Child care, enterprise bargaining top jobs and skills summit agenda


Here’s a quick wrap of developments from the jobs and skills summit that’s underway in the nation’s capital.

You can find out more about what the summit is and its aims here.

This list will be updated throughout the day.

You can jump to the topics you want to read by clicking below.

Childcare reform

Victorian Premier Daniel Andrews has urged the federal government to speed up its promised childcare reforms.

The proposed changes mean families with a combined income of up to $80,000 would receive a 90 per cent childcare subsidy for their first child.

Every family with an income up to $530,000 would be eligible for some support.

Unions and advocacy groups have been lobbying for the reforms to be brought forward to January, arguing it will help to address skills shortages. 

Premier Andrews said the current childcare system did not work, and it had never been more important to improve access for working families.

“Making child care work for working families has never been more important – not just because it’s the right thing to do, it’s the smart thing to do,” he said.

“There’s probably no greater economic opportunity for us as a nation than getting this right, we should just get on with it.

“If this was an ore deposit we would have dug it up long ago and WA would have got all the royalties and a GST deal.”

Annastacia Palaszczuk, Natasha Fyles, Daniel Andrews and Andrew Barr have a discussion in the Great Hall of Parliament House
Victorian Premier Daniel Andrews joined those calling for childcare reform to be brought forward to January.(ABC News: Luke Stephenson)

Speaking ahead of the summit, Minister for Finance and Women Katy Gallagher said achieving equal pay and opportunities for women were at the centre of the two-day event.

“In the election campaign, we put our largest investment into child care which is the other side of looking at addressing women’s participation in the workforce, that’s going to be delivered in the October budget,” she said.

“That’s a $5 billion investment, it’s not insignificant.

“I’m trying to deal with a whole range of good ideas right across government at the moment.”

The Business Council of Australia and Australian Council of Trade Unions have jointly called for an extension of paid parental leave from 18 to 26 weeks.

Asked whether the government would support that, Minister Gallagher said the state of the budget limited the government’s ability to fund all ideas.

“The Treasurer and I are also absolutely cognisant of the fact we have massive deficits and a trillion dollars of debt, so yes, we are looking at all of these and I wish I could fund every good idea that had merit.”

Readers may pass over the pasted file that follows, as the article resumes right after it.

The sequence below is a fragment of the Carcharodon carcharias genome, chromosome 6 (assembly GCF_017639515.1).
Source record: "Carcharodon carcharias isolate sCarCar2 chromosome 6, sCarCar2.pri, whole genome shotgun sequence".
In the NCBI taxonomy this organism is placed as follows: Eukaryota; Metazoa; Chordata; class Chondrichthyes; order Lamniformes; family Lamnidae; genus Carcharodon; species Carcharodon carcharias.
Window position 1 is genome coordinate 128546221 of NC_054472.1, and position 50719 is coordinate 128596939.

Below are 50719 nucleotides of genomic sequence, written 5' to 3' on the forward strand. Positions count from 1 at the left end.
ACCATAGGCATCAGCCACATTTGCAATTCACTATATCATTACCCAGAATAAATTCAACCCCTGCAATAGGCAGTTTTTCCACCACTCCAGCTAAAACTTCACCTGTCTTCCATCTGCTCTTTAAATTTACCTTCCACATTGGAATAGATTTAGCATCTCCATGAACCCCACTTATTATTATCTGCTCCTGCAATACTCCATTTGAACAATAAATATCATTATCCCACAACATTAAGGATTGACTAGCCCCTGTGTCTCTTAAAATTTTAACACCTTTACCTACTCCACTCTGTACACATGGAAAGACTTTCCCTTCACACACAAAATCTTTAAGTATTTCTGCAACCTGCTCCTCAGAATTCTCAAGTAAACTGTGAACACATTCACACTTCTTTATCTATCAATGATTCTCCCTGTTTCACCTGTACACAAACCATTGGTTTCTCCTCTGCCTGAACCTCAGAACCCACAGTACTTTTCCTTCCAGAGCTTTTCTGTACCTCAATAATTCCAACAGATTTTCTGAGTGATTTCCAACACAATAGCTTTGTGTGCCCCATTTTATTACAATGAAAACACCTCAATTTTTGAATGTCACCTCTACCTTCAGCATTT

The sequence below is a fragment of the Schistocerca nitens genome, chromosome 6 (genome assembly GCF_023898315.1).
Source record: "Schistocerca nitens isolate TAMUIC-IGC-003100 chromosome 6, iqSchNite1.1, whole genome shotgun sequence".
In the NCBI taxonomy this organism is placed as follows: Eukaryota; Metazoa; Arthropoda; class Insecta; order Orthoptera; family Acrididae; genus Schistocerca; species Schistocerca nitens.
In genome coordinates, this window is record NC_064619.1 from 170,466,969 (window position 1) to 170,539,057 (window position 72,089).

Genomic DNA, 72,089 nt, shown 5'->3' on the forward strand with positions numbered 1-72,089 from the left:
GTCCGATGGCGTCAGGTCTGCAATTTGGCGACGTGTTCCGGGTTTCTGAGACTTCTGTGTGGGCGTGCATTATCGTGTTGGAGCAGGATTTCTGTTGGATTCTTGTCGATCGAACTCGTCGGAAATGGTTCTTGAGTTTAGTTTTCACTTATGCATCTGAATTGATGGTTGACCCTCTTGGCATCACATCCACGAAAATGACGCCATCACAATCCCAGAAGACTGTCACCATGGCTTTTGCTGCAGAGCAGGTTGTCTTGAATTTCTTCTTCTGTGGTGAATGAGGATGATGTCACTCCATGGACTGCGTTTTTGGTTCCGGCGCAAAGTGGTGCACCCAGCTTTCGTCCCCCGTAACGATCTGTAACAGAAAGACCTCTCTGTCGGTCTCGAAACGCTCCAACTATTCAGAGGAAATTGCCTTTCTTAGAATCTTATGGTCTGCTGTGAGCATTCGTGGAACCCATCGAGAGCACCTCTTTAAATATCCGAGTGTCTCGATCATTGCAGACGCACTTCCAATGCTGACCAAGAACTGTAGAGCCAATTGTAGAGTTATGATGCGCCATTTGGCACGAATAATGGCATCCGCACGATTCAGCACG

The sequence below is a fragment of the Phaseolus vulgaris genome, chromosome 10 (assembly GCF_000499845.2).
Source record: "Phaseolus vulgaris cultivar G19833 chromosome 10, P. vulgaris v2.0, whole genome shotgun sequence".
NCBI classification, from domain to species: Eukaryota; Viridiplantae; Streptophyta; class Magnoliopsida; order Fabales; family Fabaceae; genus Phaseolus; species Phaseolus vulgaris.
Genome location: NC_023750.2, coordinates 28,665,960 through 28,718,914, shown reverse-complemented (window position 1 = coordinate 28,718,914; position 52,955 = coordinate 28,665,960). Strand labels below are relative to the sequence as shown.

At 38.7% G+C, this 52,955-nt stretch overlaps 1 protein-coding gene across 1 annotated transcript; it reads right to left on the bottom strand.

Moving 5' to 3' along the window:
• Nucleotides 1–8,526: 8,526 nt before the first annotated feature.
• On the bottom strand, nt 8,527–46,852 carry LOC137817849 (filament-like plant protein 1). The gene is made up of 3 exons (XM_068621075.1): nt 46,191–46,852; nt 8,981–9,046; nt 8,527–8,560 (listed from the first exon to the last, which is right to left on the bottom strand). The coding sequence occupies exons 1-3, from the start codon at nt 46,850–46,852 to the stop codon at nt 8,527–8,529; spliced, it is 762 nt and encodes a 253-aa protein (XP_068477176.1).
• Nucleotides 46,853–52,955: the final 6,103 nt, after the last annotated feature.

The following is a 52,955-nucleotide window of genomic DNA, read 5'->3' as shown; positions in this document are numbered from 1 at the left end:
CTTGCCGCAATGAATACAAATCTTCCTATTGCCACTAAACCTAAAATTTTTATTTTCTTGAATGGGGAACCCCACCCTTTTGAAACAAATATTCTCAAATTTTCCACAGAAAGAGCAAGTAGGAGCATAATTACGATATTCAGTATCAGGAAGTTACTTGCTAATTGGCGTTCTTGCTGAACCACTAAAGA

Enterprise bargaining

Employment and Workplace Relations Minister Tony Burke has announced progress on several areas of reform to the Fair Work Act.

Business and unions have been at loggerheads on the changes, but both sides flagged a willingness to participate in future discussions during the first day of the summit.

Business has now opened the door to a conversation on developing legislation on multi-employer bargaining, a change pushed by the Australian Council of Trade Unions.

In response, unions have said they will participate in similar conversations on changes to the Better Off Overall Test.

That test has meant proposed variations to agreements have stalled if one hypothetical person was left worse off.

Business, union and community leaders sit in rows of tables and chairs that fill Parliament House's Great Hall.
More than 140 business, union and community representatives have converged on Canberra for the government’s jobs and skills summit.(ABC News: Luke Stephenson)

Minister Burke said the proposal was substantially different to that of the former government.

“It’s about how do you keep the concept that people can’t go backwards but take away a whole lot of the complexity in how that is interpreted,” he said.

“I have a very clear boundary on any discussion [and] I have no interest in anything that causes wages to go backwards.

“It goes further than that [hypotheticals] but that’s certainly one of the issues that people are legitimately raising.”

TAFE places

Federal, State and Territory governments have agreed to bring forward 180,000 free TAFE places to next year in a bid to address skills shortages.

Of the 180,000 places, 60,000 are new and the remainder are existing places that will be made free.

The free places were originally planned to be rolled out over four years.

Prime Minister Anthony Albanese said they have been brought forward given the desperate need for skilled workers.

“We’re taking action now with a billion dollar training blitz,” he said.

“We want to see more Australians gaining the skills they need to gain good jobs in areas of national priority.”

States and territories agreed to evenly split the $1.1 billion bill with the Commonwealth.

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